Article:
3 top tips to help attract and retain autistic talent

A plastic t-rex with noise cancelling headphones on in front of a disco ball to showcase the need to attract and retain autistic talent

Autistic unemployment is high worldwide. In the UK fewer than 3 in 10 autistic adults are in work despite many actively job seeking and interviewing for roles. Doing the work to attract and retain autistic talent in your workplace benefits not just your business interests now and in the future, but your workforce as a whole. Here are some top tips to start making a real impact today.

3 top tips to help attract and retain autistic talent

  1. Write inclusive job descriptions focus just on the skills needed.
  2. Share interview questions with all your candidates to help them prepare.
  3. Challenge your work culture to be more transparent and inclusive.

Ambitious about Autism is a charity dedicated to supporting autistic children and young people by championing their rights and creating opportunities. Salt UK have been fundraising throughout 2023 to support their important services – here’s how to support their work.

In this expert blog, their Progamme Manager Nicole Curtin explains how employers can support and attract neurodivergent talent, and play their part in reducing autistic unemployment. She explains why it’s so crucial businesses embrace the neurodivergent future now – making real changes to their hiring processes and working environments to – before they get left behind. Read her top tips below, her insights into the business benefits of neuroinclusion or tune in to Creating Futures by Salt podcast to hear her full interview.

The importance of hiring inclusively of autistic talent

If we lived and existed in a utopian society, we wouldn’t have to prepare anyone for anything. because it would just be set up to work for everyone equally. But we are very aware, particularly in our organization, that that’s not the case.

Ambitious about Autism is a charity dedicated to supporting autistic children and young people by championing their rights and creating opportunities. Our Employ Autism Programme, which helps place autistic candidates in companies, is about changing the system and not the individuals we work with. So, whilst we do support autistic people to help them go in for interviews and understand work environments, we are not trying to get them to change who they are to fit into the current systems. I don’t think the onus to change should ever be on the individual.

Employers hold the power in the relationship and that should never be forgotten. You can make changes and shape that environment to work better for neurodivergent and neurotypical people alike.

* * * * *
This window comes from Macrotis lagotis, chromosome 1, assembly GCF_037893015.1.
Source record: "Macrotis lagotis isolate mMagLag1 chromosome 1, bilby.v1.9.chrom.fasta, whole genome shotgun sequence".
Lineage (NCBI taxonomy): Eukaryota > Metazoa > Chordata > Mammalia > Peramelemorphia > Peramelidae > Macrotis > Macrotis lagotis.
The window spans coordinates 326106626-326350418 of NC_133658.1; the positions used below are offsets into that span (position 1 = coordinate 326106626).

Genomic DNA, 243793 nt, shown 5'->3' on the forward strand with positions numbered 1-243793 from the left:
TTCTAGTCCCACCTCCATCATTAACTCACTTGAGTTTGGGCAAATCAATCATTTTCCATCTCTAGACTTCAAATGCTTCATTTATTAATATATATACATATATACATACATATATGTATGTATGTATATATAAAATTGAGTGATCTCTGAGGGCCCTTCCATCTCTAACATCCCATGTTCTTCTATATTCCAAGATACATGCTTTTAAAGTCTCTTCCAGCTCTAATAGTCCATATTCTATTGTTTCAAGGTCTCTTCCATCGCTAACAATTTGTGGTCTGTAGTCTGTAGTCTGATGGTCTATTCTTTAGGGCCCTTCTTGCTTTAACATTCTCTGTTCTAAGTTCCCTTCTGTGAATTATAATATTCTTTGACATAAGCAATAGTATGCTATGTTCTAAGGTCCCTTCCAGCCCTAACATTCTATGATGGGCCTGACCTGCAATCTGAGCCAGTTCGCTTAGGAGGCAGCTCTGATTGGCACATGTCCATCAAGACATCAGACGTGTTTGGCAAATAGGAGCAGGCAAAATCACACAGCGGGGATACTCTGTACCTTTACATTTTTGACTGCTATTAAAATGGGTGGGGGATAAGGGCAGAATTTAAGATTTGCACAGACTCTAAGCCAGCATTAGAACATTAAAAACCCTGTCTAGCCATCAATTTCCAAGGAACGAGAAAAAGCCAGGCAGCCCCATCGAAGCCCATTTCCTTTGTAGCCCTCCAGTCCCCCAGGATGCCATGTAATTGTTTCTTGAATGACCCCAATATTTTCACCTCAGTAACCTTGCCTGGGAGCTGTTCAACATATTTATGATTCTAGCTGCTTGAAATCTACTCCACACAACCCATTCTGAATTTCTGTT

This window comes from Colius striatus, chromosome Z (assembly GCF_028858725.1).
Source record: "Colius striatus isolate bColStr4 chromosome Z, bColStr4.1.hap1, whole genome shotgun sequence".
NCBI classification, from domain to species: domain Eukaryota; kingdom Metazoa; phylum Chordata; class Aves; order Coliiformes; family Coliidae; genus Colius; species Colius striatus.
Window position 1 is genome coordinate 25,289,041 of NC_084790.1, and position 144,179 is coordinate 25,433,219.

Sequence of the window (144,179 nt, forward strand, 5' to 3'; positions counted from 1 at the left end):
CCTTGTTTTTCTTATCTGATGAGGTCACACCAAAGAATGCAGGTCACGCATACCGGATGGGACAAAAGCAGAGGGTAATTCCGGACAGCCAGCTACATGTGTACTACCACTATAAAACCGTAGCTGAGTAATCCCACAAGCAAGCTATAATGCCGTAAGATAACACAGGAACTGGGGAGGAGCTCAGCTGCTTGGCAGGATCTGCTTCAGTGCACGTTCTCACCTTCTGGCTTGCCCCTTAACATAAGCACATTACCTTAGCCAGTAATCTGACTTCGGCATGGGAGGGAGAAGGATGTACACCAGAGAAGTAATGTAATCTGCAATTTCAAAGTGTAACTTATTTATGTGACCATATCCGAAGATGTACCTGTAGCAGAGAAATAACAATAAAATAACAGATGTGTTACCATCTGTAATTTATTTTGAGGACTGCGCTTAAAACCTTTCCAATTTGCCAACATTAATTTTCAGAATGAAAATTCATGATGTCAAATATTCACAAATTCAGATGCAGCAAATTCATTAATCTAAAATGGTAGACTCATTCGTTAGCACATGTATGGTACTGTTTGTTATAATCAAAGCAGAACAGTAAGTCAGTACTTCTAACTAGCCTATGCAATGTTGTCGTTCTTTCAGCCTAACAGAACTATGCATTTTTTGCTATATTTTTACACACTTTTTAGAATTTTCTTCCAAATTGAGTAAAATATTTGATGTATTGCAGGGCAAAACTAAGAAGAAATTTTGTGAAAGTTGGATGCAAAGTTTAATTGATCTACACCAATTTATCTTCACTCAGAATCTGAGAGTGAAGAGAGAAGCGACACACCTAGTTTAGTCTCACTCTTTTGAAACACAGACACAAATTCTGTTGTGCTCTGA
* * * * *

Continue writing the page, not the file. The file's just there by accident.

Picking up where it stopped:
Here is how to challenge your work environments to be more inclusive, to attract and retain neurodivergent talent, support your whole workforce, and prepare for a neurodivergent future.

1. Write inclusive job descriptions focus just on the skills needed.

The first point of contact that a lot of candidates are going to have with you is through a job description. So, this needs to be clear and to the point. You need to remove ambiguous language and pages-long lists of tasks and personal attributes.

A job description should give the candidate a good understanding of what the job will require them to do and what the actual skills are that they need to have to complete the role.

So, if you say that I need to be a team player, what do you mean by that? Are we going out onto the football pitch every lunchtime? Or do I need to make sure that I need to complete my bit of the project on time so that my colleague can do theirs? The latter is really more about time management than being a team player – which shows how the language used in a job specification can be confusing.

Another pet peeve of mine is companies saying that they would like you to know how to use a particular software but then add that training will be provided. If you can provide training, then it’s irrelevant. If you’re going to train me regardless, then it doesn’t need to be said.

All of this unnecessary stuff that gets added in could be cleared out of the way to make your job description really clear and easy to understand.

Top tip: show your job description to someone who doesn’t work with you!
When you write a job description, show it to someone else who does not work in your company. Get them to sense check it. Go home and ask a family member: do you understand what I’m asking this person to do? Aside from technical skills, it should be easy to read and understand.

2. Share interview questions with all your candidates to help them prepare.

A key area to mention to help employers support autistic candidates is interview questions. This is something that comes up time and time again. It’s quite a hot topic, certainly in my world.

I think that everyone can agree that an interview is a tough enough environment for anyone. Interviews are particularly stressful for autistic candidates. Letting them know specifically what the interview will entail, who will be interviewing them, where the interview will take place and sharing the questions in advance can really help them manage anxiety and stress around interviewing for jobs.

Top tip: share interview questions with all candidates in advance
This is a great policy some companies have adopted not just for neurodivergent candidates, but in general. Interviews are better for everyone when candidates can prepare.